Ease on down the road, but you still better think FAST!
Between looming deadlines that demand action and simply wanting to be viewed as "doing something,” Capitol Hill often fills with a flurry of activity during the holiday season. While there has been activity on other legislative priorities, this message is exclusively about transportation.
AND, the news is very good.
Late last week Congress overwhelmingly approved a five-year reauthorization of the Surface Transportation Act (MAP-21) which the President signed into law on December 4. The new law is known as the Fixing America's Surface Transportation (FAST) Act.
Not only is it a five-year law, it also locks in funding for important active transportation programs. NRPA worked alongside our bike/ped partners and allies to see that funding for active transportation programs was protected. So, congratulations and thank you for this tremendous advocacy victory!
What follows is a summary of bicycle and pedestrian provisions in the new law and is an amalgamation of data collected by NRPA and partners, including Safe Routes to Schools National Partnership, the Recreational Trails Coalition, and Transportation 4 America.
- The Transportation Alternatives Program (TAP) is moved into the Surface Transportation Program (STP) and is now called the “STP setaside.”
- All core elements of TAP remain intact, including the same types of eligible projects and a competitive funding process.
- Overall funding for the program will increase from the current level of $819 million and grow gradually to $850 million beginning in 2018. We view this as progress which should make it easier to advocate for increases in a future reauthorization — the next now scheduled for 2020.
- Nonprofits are once again eligible to compete for TAP funding.
- States will still have 50 percent of their TAP funding to use across the state or to transfer out to other road uses. The other 50 percent is divided up for projects in rural/mid-sized communities and among large metropolitan planning organizations (MPOs). This is current law, and is what the House proposed. The Senate had proposed to remove the state portion and put all the funding under local control.
- A subtle but important change: large MPOs that run their own competitions can now use up to 50 percent of their TAP money for any type of road project. However, these projects would still need to be submitted by local entities and considered under a competitive process. Given the generally small amount of money involved, it’s unlikely that many MPOs will use this provision. However, local agencies and groups should continue to advocate to MPOs to fully use TAP funds on TAP-eligible projects.
- FAST includes language meant to ensure productive and timely expenditure of funds which will (hopefully) make the implementation of projects and regulatory burden easier for these small projects.
- The Recreational Trails Program (RTP) is essentially unchanged from MAP-21. Annual funding remains at the same $85 million level over the five years and will be distributed among the states according to the same formula that has been in place since 2009. Unfortunately, the provision allowing the governor to opt out of the RTP also remains in place. While Connecticut was the only state who chose to opt-out this year, this will continue to be an annual concern. State and local trail advocates need to remain vigilant in convincing their governors to maintain the program as is each year.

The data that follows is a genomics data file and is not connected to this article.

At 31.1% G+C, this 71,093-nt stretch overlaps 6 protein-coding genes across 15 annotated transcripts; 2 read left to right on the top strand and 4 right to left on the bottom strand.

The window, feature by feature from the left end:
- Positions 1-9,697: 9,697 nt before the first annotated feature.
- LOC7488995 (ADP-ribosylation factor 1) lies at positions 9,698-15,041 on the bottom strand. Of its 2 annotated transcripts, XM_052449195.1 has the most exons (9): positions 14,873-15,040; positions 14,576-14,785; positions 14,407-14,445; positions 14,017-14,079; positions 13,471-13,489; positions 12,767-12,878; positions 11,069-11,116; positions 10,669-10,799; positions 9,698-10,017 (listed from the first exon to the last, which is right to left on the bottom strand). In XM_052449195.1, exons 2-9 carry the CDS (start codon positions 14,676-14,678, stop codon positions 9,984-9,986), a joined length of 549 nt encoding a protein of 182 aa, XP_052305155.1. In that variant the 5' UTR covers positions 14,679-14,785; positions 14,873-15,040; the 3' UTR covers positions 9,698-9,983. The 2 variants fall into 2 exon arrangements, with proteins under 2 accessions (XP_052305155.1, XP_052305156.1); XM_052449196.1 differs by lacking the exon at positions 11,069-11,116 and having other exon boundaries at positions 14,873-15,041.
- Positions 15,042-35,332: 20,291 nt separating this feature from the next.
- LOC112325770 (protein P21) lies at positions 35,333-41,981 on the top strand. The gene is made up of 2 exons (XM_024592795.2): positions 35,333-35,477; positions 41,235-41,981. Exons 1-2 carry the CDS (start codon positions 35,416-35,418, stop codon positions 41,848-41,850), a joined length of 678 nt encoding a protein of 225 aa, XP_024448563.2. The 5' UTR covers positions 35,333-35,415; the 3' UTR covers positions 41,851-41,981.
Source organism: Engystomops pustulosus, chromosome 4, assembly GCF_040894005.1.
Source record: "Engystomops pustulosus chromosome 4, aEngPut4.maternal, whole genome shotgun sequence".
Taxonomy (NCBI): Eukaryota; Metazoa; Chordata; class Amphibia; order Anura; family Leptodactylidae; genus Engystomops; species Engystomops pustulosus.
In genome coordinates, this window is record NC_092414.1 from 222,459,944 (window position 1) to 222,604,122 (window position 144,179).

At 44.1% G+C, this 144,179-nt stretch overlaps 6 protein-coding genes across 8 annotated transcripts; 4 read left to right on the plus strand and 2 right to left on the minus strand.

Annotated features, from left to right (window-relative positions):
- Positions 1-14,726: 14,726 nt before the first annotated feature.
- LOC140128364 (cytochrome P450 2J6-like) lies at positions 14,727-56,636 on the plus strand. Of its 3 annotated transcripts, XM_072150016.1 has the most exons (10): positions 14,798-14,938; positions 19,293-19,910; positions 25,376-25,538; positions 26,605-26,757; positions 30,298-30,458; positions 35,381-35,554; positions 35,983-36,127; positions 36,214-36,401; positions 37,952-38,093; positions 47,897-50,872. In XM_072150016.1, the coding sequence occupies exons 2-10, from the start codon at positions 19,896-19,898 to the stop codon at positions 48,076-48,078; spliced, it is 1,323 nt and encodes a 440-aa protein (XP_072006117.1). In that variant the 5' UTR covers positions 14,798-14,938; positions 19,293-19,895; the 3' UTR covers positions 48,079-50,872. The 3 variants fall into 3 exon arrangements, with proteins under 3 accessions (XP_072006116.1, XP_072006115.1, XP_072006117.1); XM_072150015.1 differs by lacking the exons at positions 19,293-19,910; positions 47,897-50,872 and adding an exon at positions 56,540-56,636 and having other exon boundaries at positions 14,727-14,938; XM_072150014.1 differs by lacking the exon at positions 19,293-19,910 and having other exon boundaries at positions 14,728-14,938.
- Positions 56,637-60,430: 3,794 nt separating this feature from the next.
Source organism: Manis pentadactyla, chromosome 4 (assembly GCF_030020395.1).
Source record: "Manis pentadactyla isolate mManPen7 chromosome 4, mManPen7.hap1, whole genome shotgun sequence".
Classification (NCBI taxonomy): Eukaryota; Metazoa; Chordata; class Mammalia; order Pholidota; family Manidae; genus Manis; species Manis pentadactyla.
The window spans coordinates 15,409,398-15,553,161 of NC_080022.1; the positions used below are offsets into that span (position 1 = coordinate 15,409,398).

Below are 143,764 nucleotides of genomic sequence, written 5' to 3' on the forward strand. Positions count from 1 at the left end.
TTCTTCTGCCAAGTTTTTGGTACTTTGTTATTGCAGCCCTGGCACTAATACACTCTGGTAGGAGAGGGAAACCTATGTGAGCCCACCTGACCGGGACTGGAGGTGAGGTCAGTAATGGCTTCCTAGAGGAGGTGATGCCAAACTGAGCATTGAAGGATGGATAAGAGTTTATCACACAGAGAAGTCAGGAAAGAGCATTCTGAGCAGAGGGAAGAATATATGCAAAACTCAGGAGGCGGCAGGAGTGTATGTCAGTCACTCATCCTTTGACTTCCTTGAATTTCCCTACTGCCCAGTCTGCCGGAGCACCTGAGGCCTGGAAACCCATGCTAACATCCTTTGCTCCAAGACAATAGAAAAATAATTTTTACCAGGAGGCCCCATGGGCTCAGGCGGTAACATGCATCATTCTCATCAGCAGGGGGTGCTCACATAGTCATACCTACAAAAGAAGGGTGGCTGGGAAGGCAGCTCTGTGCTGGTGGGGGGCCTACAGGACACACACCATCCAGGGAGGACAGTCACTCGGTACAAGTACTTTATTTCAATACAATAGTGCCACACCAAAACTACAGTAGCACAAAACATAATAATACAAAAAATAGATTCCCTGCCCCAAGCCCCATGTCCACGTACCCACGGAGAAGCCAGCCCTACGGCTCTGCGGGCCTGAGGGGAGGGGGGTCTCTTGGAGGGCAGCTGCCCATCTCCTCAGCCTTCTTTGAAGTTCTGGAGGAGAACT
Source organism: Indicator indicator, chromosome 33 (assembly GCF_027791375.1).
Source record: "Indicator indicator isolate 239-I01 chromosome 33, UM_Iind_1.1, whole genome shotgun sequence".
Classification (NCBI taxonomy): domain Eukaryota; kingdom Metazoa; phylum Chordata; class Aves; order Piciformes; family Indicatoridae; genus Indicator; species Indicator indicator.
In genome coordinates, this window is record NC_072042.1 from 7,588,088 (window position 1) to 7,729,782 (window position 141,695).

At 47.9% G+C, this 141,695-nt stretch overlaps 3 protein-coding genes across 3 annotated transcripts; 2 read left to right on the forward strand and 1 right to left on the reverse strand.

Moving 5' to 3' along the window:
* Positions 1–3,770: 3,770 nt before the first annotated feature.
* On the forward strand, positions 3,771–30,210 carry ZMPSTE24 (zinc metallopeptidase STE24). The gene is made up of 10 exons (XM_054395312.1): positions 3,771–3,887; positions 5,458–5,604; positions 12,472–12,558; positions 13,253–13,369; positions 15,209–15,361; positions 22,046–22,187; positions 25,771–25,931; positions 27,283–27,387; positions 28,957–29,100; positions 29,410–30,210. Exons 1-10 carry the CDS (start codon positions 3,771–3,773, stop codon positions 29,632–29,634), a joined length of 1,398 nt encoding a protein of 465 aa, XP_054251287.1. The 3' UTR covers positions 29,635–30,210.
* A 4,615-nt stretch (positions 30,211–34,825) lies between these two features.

Outside of TAP, there is additional good news:
- There is what many in the bike/ped community are calling, "Complete Streets Lite" language in which the Secretary of Transportation shall “encourage” states to adopt standards for the safe and adequate accommodation of all users, motorized and non-motorized, in all phases of planning, development and operation of transportation facilities.
- A new safety program, under the authority of the National Highway Transportation Safety Administration, was added that will provide about $14 million a year for bicycle and pedestrian safety in states that have a 15 percent or higher share of bike/ped fatalities. It funds awareness, education and enforcement.
- Design guidelines will now specifically include the NACTO Urban Street Design manual, which includes more progress designs to accommodate bicycle and pedestrian users and facilities.
- The threshold project cost for TIFIA loan eligibility is now down to $10 million. Hopefully this makes it easier for communities to use TIFIA to help pay for active transportation, pedestrian and bicyclist safety projects. This does, however, come at a very disappointing cost — for unclear reasons the bipartisan supported program is facing a 70 percent cut in annual funding (from $1 billion down to $275 million annually).
While we would have preferred the much stronger approach taken by the Senate, a status quo outcome for active transportation during these extremely difficult budgetary times must be considered a solid victory.
The bill ended up receiving overwhelming bipartisan support in both chambers. Final House passage was 359-65. The Senate vote was 83-16.
With that, THANK YOU again for your advocacy efforts on behalf of making our communities safer and more accessible for all and congratulations on this legislative victory! For the first time in about a decade, we can end one year and begin another knowing we have long-term, dependable funding for bicycle and pedestrian projects to look forward to.
Expect additional updates covering important priorities including the LWCF, environmental education, and the "omnibus" federal spending package in the coming days.
Dave Tyahla is NRPA's Senior Government Affairs Manager.